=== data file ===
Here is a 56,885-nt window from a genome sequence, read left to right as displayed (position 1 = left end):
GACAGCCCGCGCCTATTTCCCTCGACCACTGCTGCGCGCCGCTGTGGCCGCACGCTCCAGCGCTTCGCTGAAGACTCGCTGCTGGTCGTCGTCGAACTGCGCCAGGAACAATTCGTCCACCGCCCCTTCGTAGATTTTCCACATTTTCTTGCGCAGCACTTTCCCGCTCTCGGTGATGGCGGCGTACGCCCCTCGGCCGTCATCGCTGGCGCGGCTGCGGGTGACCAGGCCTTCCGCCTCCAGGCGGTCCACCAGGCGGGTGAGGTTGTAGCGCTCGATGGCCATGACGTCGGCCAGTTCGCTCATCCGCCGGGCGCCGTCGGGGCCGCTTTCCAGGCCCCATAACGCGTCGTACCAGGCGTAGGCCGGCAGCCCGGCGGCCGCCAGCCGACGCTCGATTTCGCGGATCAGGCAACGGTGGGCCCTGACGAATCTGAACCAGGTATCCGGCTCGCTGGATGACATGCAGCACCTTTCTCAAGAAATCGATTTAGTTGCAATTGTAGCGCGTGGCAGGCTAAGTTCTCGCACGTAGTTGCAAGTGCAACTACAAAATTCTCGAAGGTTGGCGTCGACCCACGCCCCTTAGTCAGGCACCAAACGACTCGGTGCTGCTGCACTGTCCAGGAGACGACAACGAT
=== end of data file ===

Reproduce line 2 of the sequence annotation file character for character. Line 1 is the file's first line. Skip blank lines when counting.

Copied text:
GACAGCCCGCGCCTATTTCCCTCGACCACTGCTGCGCGCCGCTGTGGCCGCACGCTCCAGCGCTTCGCTGAAGACTCGCTGCTGGTCGTCGTCGAACTGCGCCAGGAACAATTCGTCCACCGCCCCTTCGTAGATTTTCCACATTTTCTTGCGCAGCACTTTCCCGCTCTCGGTGATGGCGGCGTACGCCCCTCGGCCGTCATCGCTGGCGCGGCTGCGGGTGACCAGGCCTTCCGCCTCCAGGCGGTCCACCAGGCGGGTGAGGTTGTAGCGCTCGATGGCCATGACGTCGGCCAGTTCGCTCATCCGCCGGGCGCCGTCGGGGCCGCTTTCCAGGCCCCATAACGCGTCGTACCAGGCGTAGGCCGGCAGCCCGGCGGCCGCCAGCCGACGCTCGATTTCGCGGATCAGGCAACGGTGGGCCCTGACGAATCTGAACCAGGTATCCGGCTCGCTGGATGACATGCAGCACCTTTCTCAAGAAATCGATTTAGTTGCAATTGTAGCGCGTGGCAGGCTAAGTTCTCGCACGTAGTTGCAAGTGCAACTACAAAATTCTCGAAGGTTGGCGTCGACCCACGCCCCTTAGTCAGGCACCAAACGACTCGGTGCTGCTGCACTGTCCAGGAGACGACAACGAT